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The Third Week of Advent: Joy

The Third Week of Advent: Joy

The Third Week of Advent: Joy

by Rev. Ken Dill on December 15, 2020

Those who sow with tears will reap with songs of joy. 
Those who go out weeping, carrying seed to sow, will return with songs of joy, carrying sheaves with them.  
- Psalm 126:5-6

The children of Israel had suffered through seventy years of captivity in Babylon. When they were able to return to Jerusalem and worship at the temple, their hearts were filled with joy. As they sang this song, they were overwhelmed with God’s goodness.

This psalm became a standard hymn for them to sing on special occasions. Jerusalem is located on an elevated table of land. To get to the temple, they had to ascend the roads to Jerusalem. This psalm is known as a psalm of ascent to remind them of the faithfulness of God as they go up to the temple.

It is a strange mashup of a rally cry and a lullaby. Singing this song would encourage their spirits and give them strength to endure whatever hardship they were going through. It would also calm their spirit and give them assurance that God was at work for them. Add those together, and it equals joy.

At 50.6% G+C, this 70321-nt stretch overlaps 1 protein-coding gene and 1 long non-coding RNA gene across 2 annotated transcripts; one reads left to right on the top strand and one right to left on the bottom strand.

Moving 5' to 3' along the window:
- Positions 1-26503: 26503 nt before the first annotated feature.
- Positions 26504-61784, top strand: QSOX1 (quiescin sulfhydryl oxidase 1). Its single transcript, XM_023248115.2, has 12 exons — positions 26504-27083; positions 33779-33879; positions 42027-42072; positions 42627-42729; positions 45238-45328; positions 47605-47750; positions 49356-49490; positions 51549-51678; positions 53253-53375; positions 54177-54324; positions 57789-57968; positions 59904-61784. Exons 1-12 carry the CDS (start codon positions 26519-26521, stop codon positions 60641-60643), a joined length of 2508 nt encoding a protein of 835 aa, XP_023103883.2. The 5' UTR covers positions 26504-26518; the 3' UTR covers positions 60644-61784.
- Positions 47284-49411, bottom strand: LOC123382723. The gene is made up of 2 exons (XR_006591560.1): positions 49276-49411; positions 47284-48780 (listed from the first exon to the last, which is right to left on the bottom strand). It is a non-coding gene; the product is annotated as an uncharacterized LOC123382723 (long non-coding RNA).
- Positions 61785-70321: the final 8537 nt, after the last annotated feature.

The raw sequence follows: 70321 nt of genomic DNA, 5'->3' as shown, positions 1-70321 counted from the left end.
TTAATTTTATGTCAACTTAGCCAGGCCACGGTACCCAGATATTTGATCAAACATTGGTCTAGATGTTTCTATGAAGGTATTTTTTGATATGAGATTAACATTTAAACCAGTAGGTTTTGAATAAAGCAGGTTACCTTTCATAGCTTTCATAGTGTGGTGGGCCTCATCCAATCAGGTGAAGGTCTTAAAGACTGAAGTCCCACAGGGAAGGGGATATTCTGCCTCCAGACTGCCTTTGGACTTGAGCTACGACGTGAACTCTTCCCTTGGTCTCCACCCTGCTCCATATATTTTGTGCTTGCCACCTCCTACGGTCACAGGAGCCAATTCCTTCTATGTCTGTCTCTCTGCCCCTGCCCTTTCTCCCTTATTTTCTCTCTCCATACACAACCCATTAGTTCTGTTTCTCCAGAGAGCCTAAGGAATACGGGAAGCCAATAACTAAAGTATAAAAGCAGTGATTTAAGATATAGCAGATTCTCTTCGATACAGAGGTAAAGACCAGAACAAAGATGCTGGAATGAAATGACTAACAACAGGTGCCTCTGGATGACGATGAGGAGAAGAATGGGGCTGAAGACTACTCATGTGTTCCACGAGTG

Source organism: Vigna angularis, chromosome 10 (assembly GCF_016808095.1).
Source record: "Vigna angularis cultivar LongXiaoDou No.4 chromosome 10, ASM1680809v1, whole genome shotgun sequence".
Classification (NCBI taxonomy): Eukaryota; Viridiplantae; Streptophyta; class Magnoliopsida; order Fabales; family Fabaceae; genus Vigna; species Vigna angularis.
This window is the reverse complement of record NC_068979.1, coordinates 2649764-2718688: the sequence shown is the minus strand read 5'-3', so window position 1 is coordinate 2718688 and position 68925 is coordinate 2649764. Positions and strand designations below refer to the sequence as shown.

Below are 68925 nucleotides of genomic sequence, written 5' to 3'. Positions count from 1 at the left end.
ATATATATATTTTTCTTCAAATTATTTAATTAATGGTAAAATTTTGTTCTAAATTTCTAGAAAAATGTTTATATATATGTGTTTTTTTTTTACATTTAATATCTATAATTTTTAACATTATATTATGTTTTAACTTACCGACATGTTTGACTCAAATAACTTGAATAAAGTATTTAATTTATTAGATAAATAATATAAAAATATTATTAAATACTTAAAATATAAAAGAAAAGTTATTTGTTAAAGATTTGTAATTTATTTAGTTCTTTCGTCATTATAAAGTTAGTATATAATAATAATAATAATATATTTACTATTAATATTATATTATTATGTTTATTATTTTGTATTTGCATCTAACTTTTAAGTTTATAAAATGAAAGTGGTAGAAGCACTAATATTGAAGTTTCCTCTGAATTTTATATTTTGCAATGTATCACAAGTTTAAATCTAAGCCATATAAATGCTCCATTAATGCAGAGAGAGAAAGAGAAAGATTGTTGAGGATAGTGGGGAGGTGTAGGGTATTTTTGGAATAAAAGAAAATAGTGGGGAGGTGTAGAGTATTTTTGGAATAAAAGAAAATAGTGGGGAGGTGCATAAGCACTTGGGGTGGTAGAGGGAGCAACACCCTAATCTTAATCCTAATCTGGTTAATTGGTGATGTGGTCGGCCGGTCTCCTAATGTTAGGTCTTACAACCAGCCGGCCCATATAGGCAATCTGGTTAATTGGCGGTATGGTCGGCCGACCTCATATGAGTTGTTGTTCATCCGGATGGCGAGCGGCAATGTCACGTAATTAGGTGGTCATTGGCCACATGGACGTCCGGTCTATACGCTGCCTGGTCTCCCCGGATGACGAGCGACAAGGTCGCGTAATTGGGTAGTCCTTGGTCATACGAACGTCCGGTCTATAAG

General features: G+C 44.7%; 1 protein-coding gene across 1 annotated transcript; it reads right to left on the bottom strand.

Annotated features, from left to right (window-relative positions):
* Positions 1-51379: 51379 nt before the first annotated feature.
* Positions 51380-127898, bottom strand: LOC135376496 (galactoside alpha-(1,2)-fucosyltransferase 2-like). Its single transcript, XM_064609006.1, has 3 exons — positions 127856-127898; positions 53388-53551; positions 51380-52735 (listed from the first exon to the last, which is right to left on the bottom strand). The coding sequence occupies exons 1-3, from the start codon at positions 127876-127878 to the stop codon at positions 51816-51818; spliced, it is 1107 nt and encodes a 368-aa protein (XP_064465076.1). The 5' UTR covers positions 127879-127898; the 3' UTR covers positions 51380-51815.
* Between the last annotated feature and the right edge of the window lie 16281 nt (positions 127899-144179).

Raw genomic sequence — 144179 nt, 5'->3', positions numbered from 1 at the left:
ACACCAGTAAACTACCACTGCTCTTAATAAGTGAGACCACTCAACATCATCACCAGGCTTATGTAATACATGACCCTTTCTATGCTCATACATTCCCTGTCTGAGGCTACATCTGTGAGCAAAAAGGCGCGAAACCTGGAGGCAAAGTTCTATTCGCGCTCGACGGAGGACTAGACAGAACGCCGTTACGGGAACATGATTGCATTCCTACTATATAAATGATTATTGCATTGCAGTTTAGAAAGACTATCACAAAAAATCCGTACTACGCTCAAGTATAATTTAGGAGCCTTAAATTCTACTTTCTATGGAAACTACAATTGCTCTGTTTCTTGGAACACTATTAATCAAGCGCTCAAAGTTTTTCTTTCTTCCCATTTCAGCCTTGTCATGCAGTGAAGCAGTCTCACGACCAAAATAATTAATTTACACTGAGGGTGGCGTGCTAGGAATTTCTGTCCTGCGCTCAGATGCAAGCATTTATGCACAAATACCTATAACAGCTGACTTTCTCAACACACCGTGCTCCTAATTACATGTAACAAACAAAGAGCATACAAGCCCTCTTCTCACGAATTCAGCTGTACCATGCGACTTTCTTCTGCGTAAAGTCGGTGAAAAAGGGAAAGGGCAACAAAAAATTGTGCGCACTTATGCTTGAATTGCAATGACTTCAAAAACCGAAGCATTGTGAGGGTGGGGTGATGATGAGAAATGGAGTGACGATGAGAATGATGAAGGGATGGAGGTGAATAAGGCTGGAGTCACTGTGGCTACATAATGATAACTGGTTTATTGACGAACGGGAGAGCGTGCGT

The Advent wreath is bright with three candles this week. We light the candle of joy.

Whatever difficulty we are going through we are assured that God is with us and working for us. We may experience pain and tears, but God will redeem it with joy!

One of my favorite Christmas hymns is I Heard the Bells on Christmas Day. The words are from a poem written on Christmas day, 1863, by Henry Wadsworth Longfellow. It reflects the trouble in his spirit over the American Civil War and his faith in God. His poem includes verses that are not often sung.

As you light the candle of Joy, in your heart or on your wreath, read his words and feel both his pain and his confidence that God restores our joy.

Christmas Bells

I heard the bells on Christmas Day
Their old, familiar carols play,
and wild and sweet
The words repeat
Of peace on earth, good-will to men!

And thought how, as the day had come,
The belfries of all Christendom
Had rolled along
The unbroken song
Of peace on earth, good-will to men!

Till ringing, singing on its way,
The world revolved from night to day,
A voice, a chime,
A chant sublime
Of peace on earth, good-will to men!

Then from each black, accursed mouth
The cannon thundered in the South,
And with the sound
The carols drowned
Of peace on earth, good-will to men!

It was as if an earthquake rent
The hearth-stones of a continent,
And made forlorn
The households born
Of peace on earth, good-will to men!

And in despair I bowed my head;
"There is no peace on earth," I said;
"For hate is strong,
And mocks the song
Of peace on earth, good-will to men!"

Then pealed the bells more loud and deep:
"God is not dead, nor doth He sleep;
The Wrong shall fail,
The Right prevail,
With peace on earth, good-will to men."

Tags: advent, joy, christmas